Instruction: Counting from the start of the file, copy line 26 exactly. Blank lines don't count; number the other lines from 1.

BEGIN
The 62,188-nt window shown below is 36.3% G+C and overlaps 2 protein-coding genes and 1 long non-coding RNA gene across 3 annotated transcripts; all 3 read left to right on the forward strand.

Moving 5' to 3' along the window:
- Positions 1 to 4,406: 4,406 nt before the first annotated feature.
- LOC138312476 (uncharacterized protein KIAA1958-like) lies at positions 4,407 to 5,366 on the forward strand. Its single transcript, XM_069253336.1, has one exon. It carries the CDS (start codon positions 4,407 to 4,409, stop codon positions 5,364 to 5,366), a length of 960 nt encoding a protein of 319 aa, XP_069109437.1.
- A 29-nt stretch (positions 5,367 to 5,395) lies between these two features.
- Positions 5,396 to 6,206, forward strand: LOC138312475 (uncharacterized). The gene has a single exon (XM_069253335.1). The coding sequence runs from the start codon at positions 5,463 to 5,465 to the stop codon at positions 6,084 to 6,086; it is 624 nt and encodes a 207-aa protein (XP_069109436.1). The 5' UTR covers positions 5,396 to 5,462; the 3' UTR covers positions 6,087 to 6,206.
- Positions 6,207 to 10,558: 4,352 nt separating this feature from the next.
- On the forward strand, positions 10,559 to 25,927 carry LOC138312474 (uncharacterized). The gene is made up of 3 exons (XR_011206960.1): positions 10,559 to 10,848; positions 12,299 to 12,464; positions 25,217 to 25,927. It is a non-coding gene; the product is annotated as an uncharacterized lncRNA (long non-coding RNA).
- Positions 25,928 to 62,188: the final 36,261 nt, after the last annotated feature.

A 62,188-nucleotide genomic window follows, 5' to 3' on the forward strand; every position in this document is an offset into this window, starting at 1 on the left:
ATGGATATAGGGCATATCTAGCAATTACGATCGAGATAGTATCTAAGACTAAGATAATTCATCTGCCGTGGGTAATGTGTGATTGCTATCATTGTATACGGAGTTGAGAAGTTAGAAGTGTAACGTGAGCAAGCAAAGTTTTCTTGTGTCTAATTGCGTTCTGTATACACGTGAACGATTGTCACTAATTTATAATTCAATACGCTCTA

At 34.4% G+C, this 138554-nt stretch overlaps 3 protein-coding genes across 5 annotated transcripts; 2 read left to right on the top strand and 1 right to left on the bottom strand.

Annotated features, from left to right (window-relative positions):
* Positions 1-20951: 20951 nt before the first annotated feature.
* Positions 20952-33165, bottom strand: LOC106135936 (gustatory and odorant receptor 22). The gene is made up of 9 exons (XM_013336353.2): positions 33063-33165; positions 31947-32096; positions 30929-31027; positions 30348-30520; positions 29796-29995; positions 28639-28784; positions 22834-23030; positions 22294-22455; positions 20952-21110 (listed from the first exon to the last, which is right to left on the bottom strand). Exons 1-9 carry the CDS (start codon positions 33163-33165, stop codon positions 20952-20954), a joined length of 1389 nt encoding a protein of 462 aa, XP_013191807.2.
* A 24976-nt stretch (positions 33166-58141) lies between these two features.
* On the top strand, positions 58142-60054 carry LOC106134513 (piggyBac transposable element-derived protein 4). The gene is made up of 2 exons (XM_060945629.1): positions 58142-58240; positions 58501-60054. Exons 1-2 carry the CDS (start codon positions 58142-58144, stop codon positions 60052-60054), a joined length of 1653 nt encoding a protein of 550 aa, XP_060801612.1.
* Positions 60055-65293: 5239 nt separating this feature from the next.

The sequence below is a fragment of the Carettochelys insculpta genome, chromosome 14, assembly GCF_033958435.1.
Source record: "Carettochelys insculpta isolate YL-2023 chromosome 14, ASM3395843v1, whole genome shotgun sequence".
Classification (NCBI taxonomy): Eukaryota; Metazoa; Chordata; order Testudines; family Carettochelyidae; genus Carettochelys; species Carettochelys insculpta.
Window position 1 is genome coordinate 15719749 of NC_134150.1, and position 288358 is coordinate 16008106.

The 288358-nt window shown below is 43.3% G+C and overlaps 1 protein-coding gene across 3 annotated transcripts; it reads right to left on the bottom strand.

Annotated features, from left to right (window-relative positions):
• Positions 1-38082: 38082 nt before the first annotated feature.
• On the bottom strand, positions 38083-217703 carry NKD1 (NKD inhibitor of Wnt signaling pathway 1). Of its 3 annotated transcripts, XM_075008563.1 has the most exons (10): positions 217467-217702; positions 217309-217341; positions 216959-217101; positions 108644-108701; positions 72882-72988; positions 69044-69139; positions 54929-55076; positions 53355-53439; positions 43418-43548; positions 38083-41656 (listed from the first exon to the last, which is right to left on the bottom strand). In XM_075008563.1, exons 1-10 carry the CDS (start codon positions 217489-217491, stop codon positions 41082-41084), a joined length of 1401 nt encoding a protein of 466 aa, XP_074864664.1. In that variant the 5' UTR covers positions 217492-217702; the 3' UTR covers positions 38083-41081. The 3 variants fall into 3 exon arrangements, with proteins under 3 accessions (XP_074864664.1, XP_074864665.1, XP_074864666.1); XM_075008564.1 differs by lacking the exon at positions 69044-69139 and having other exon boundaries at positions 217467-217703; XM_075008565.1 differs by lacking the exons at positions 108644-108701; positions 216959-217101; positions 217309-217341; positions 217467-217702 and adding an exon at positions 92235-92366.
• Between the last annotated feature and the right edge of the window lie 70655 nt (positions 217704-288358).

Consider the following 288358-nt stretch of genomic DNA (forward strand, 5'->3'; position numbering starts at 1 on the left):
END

• On the bottom strand, positions 38083-217703 carry NKD1 (NKD inhibitor of Wnt signaling pathway 1). Of its 3 annotated transcripts, XM_075008563.1 has the most exons (10): positions 217467-217702; positions 217309-217341; positions 216959-217101; positions 108644-108701; positions 72882-72988; positions 69044-69139; positions 54929-55076; positions 53355-53439; positions 43418-43548; positions 38083-41656 (listed from the first exon to the last, which is right to left on the bottom strand). In XM_075008563.1, exons 1-10 carry the CDS (start codon positions 217489-217491, stop codon positions 41082-41084), a joined length of 1401 nt encoding a protein of 466 aa, XP_074864664.1. In that variant the 5' UTR covers positions 217492-217702; the 3' UTR covers positions 38083-41081. The 3 variants fall into 3 exon arrangements, with proteins under 3 accessions (XP_074864664.1, XP_074864665.1, XP_074864666.1); XM_075008564.1 differs by lacking the exon at positions 69044-69139 and having other exon boundaries at positions 217467-217703; XM_075008565.1 differs by lacking the exons at positions 108644-108701; positions 216959-217101; positions 217309-217341; positions 217467-217702 and adding an exon at positions 92235-92366.